An increased Q-angle should be avoided in total Knee Arthroplasty because:

  1. An increased Q-angle increases the resultant lateral subluxation force (i.e., lateral pull effect).
  2. Prosthetic patellar replacements (by design) are less restrained than native patella.
  3. Prosthetic patellar replacements are therefore more likely to sublux with increased Q-angle forces.

The Q-angle goal in TKA is to restore proper angle with techniques that do not compromise mechanical alignment or stability of the knee.

Q Angle Reliability

Although this measurement has been used to evaluate and treat patellofemoral joint pathology, few studies have examined its reliability.

Greene et al. evaluated the interobserver and intraobserver reliability of the Q-angle measurement comparing clinically derived Q-angle measurements with radiographically derived measurements. A reliability analysis was performed using intraclass correlation coefficients (ICCs). 7

For interobserver measurements: the ICCs ranged from 0.17 to 0.29 for the four variables evaluated (right and left, extension and flexion).

For intraobserver measurements: the ICCs ranged from 0.14 to 0.37.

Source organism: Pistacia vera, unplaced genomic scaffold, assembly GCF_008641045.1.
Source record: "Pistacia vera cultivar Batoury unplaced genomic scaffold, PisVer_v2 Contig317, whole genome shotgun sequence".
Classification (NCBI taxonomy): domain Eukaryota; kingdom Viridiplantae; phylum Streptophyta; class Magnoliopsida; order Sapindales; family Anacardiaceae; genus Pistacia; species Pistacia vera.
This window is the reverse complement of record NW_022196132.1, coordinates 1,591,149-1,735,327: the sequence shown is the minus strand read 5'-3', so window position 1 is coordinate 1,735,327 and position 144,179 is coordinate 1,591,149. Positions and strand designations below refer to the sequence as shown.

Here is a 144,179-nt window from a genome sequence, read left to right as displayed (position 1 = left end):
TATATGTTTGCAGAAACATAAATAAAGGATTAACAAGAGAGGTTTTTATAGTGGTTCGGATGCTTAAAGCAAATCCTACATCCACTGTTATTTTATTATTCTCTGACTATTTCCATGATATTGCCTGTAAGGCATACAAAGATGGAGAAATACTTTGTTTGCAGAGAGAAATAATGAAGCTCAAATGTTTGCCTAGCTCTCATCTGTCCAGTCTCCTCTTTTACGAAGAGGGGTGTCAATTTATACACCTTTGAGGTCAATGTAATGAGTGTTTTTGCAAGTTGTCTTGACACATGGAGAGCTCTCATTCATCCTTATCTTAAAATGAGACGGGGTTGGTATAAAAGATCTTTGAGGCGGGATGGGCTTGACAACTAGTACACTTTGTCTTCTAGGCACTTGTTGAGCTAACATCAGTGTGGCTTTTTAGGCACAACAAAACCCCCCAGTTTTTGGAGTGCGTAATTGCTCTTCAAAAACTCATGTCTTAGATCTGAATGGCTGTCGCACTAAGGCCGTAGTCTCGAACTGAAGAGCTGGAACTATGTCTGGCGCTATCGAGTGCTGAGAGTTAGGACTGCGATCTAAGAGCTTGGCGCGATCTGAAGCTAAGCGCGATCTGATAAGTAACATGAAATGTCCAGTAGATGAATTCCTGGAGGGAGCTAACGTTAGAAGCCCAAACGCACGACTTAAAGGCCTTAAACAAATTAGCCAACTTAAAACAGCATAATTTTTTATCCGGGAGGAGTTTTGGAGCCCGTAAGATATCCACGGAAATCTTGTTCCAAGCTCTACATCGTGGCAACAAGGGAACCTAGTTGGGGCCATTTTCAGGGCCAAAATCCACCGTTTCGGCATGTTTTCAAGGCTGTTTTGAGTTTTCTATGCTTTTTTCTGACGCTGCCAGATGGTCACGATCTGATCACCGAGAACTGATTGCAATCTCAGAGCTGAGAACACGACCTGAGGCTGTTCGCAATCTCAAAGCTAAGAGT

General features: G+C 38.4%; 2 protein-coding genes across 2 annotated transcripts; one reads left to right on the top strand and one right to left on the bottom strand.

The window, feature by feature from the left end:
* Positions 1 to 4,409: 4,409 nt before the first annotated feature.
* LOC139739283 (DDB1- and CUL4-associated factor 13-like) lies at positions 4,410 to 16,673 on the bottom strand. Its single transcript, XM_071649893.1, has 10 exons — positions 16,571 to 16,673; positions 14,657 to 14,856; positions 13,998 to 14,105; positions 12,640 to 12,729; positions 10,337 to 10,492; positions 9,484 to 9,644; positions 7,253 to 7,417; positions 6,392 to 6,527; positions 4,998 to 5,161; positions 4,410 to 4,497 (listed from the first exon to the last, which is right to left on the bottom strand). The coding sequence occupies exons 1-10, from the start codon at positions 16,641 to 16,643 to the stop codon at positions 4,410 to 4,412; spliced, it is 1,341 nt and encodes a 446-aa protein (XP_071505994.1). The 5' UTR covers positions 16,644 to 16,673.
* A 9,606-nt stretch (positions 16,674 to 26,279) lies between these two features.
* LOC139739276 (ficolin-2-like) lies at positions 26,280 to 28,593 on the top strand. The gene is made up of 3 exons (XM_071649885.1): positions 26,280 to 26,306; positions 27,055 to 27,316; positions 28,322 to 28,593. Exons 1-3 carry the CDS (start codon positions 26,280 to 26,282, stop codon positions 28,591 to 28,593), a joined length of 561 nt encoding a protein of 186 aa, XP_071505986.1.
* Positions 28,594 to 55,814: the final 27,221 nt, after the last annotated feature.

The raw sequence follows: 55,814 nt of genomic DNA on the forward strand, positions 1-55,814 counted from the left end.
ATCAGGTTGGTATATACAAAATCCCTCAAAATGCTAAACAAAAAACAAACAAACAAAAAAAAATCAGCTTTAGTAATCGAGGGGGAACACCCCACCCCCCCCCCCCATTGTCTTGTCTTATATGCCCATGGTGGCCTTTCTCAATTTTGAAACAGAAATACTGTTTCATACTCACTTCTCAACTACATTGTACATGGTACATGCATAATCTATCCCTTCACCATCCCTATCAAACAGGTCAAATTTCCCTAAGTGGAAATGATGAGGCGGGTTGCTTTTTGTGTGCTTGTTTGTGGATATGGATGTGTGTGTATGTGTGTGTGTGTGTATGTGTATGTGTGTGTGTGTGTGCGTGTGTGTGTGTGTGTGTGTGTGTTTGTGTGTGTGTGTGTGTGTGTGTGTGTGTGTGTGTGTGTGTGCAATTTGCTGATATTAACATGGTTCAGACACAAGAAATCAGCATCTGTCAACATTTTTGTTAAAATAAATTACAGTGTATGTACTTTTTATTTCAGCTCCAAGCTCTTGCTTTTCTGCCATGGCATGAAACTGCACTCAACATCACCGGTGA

The average ICC between the clinically and radiographically derived measurements ranged from 0.13 to 0.32, which demonstrates poor interobserver and intraobserver reliability of Q-angle measurement and poor correlation between clinically and radiographically derived Q-angles.

Q angle Measurement
Measurement of the Q-angle with the knee extended in (A) a non–weight-bearing position and (B) weight bearing; the anatomic landmarks of the ASIS, center of the patella, and the tibial tuberosity are used to align the goniometer. Q-angle measurements are most meaningful when they are obtained with the patient weight bearing.

Notes

Remeasure the Q-angle with the quadriceps isometrically contracted. Differences between the two measures may provide insight to patellar tracking abnormalities.

The Q-angle may be measured with the knee in 30° of flexion, centering the patella within the femoral trochlea. Measurement of the Q-angle with the patient standing better replicates the functional alignment of the lower extremity. The Q-angle measured with the patient short-sitting should be smaller than measures obtained with the patient standing or long-sitting.

To remove the effect of femoral rotation tubercle-sulcus angle can be measured. In sitting position with knees flexed 90° intersection of line joining tibial tuberosity and center of patella and perpendicular to patellar center gives tubercle-sulcus angle. Normal value is <5° in males and <8° in females. An increase in this angle also signifies lateral shift of tibial tuberosity.